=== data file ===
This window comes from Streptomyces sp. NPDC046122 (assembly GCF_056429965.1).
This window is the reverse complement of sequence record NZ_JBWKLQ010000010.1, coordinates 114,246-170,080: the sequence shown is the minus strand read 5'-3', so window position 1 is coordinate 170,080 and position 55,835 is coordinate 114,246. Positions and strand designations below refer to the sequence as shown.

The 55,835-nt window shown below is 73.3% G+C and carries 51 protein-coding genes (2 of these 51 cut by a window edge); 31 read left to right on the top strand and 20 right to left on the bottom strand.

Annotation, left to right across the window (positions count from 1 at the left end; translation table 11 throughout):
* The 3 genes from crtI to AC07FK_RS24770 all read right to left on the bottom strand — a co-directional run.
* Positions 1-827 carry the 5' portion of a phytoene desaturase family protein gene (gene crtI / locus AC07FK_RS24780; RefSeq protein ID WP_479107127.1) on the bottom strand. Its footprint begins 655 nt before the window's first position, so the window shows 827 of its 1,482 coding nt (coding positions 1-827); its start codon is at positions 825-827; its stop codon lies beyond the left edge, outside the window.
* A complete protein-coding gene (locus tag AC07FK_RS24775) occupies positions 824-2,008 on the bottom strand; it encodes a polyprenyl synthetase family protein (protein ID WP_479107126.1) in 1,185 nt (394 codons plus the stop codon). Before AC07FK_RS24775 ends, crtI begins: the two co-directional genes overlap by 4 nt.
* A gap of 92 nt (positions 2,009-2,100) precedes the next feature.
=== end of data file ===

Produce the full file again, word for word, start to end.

This window comes from Streptomyces sp. NPDC046122 (assembly GCF_056429965.1).
This window is the reverse complement of sequence record NZ_JBWKLQ010000010.1, coordinates 114,246-170,080: the sequence shown is the minus strand read 5'-3', so window position 1 is coordinate 170,080 and position 55,835 is coordinate 114,246. Positions and strand designations below refer to the sequence as shown.

The 55,835-nt window shown below is 73.3% G+C and carries 51 protein-coding genes (2 of these 51 cut by a window edge); 31 read left to right on the top strand and 20 right to left on the bottom strand.

Annotation, left to right across the window (positions count from 1 at the left end; translation table 11 throughout):
* The 3 genes from crtI to AC07FK_RS24770 all read right to left on the bottom strand — a co-directional run.
* Positions 1-827 carry the 5' portion of a phytoene desaturase family protein gene (gene crtI / locus AC07FK_RS24780; RefSeq protein ID WP_479107127.1) on the bottom strand. Its footprint begins 655 nt before the window's first position, so the window shows 827 of its 1,482 coding nt (coding positions 1-827); its start codon is at positions 825-827; its stop codon lies beyond the left edge, outside the window.
* A complete protein-coding gene (locus tag AC07FK_RS24775) occupies positions 824-2,008 on the bottom strand; it encodes a polyprenyl synthetase family protein (protein ID WP_479107126.1) in 1,185 nt (394 codons plus the stop codon). Before AC07FK_RS24775 ends, crtI begins: the two co-directional genes overlap by 4 nt.
* A gap of 92 nt (positions 2,009-2,100) precedes the next feature.